The two filmmakers probe the ethics and surprise of documentary.
Films that combine documentary and poetics.
Huddled in front of a suite of bulletin boards filled with military charts, folding his fingers over papers as if they were slices of pizza, licking his lips, jowls quivering—this is Senator Joseph McCarthy as he appeared live on ABC in 1954 as part of the 36-day, 188-hour televised extravaganza that would come to be known as the Army-McCarthy Hearings. He’s berating a colonel, insinuating that “phony charts” have been submitted to the floor of the Senate. “The television audience,” he yells, “they are the jury in this case.”
In the aftermath of Eric Garner’s murder, a Black protester shouts at a group of cops, “Black officers, Puerto Rican officers, nobody likes you! Nobody. You are hated. You’re hated in New York and throughout the United States. This isn’t ignorance. This is anger, officer!” This scene from Stephen Maing’s character-driven documentary Crime + Punishment is another testimony to the rampant racial inequity in the United States.
At the risk of using a common critical canard: Leigh Ledare’s The Task is “a movie for anyone who” has ever been paralyzed with resentment when told they need to check their privilege—but then, maybe it’s for those whose disabusement has yet to begin.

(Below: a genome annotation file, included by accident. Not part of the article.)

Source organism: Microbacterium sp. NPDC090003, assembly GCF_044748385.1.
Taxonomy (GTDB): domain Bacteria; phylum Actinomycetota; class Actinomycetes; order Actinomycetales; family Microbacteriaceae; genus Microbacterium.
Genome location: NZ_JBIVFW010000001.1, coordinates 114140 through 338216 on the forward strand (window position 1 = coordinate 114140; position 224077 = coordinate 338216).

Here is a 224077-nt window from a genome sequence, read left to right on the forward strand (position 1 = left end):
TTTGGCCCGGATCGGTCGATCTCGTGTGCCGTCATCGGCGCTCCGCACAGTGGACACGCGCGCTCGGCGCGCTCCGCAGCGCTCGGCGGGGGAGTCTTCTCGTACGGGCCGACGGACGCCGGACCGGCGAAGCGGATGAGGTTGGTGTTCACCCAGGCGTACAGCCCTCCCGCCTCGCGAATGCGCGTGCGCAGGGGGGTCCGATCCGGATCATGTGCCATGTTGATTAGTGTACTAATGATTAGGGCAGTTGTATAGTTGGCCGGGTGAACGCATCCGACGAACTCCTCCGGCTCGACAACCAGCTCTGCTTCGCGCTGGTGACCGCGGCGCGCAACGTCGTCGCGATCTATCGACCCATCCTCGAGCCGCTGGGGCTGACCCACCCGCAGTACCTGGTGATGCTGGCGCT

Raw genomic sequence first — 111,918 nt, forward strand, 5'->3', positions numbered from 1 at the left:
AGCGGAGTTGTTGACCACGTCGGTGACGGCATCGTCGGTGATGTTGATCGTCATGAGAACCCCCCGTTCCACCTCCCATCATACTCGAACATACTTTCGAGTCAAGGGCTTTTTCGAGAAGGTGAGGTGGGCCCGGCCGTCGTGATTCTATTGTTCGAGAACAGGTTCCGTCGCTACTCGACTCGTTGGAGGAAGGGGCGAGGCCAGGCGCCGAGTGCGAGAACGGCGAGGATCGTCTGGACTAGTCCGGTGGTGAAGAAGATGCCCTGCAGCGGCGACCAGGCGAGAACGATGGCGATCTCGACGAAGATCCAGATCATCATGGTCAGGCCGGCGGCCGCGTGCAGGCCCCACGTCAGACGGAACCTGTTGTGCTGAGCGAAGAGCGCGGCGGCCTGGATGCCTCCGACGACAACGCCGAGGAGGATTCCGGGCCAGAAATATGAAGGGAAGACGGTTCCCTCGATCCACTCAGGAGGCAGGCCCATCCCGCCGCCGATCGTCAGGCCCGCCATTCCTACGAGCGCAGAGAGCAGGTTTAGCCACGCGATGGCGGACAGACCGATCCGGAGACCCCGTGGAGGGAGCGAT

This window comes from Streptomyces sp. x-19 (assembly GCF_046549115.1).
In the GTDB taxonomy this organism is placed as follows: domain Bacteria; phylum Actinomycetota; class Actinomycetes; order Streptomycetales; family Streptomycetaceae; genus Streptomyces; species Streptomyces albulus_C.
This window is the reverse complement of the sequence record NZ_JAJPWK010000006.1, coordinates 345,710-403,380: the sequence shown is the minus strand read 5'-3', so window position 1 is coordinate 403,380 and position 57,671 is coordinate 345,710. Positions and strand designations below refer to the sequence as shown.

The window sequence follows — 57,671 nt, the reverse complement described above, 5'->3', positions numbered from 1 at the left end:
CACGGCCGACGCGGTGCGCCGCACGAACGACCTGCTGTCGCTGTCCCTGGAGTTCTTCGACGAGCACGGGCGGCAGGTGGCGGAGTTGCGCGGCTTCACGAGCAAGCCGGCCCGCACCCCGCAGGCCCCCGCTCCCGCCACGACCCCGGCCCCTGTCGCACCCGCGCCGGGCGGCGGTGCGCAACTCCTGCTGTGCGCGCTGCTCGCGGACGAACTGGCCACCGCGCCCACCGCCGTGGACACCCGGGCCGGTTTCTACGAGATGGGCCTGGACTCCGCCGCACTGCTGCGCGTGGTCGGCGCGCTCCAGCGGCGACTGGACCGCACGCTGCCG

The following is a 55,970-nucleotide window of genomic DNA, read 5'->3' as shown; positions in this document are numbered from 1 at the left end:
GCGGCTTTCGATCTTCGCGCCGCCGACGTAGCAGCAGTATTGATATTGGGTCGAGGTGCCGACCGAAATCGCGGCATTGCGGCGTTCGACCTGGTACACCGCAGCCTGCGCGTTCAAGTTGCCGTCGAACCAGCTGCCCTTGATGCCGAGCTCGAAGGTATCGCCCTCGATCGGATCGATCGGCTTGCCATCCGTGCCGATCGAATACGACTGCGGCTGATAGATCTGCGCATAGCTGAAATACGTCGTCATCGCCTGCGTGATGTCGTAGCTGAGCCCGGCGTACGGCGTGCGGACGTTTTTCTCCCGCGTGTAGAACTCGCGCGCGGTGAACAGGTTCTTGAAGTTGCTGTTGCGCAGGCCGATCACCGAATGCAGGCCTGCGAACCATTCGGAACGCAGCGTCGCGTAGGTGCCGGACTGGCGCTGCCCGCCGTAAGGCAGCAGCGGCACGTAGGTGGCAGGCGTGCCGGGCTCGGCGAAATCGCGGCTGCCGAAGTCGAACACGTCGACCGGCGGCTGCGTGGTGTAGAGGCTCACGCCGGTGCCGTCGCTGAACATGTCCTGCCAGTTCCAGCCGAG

The directors’ latest work will be shown alongside the sweltering, grimy films that inspired it.
The director on ritual, the pain of creation, and her new film, Madeline’s Madeline.
Examining the politics of representation.
The artist reflects on the personal and creative challenges that led to her first feature-length documentary, Instructions on Parting, which recently premiered at MoMA.
A film uncovers an episode at the origins of the civil rights movement.
The Argentine filmmaker on colonialism, recreating history, and Zama.
To witness the vulgar, Zap Comix–inspired panorama in Manuel DeLanda’s 1979 film ISM ISM—its blubbering testicle-breasts and segmented-plumber’s-pipe phallus scrawled in marker on the tiled walls of a Manhattan subway station, just to start—is to share in the brief, bewildering encounter a commuter may have had with street art before the soap and cleaning brushes arrived.
A film investigating memory and history, premiering exclusively on BOMB, with a brief interview by Alex Zafiris.
A rediscovered milestone in independent black cinema.
An experimental documentary on border crossing, less about that place than what it represents.
The late Iranian filmmaker’s final work is an ethereal study of the mechanics of cinema.
Four generations of unhappiness populate the French auteur’s latest.
Featuring selections by Jaime Manrique, David Grubbs, Molly Surno, Lynn Melnick, Lucio Pozzi, and more.
A story of immigration and integration.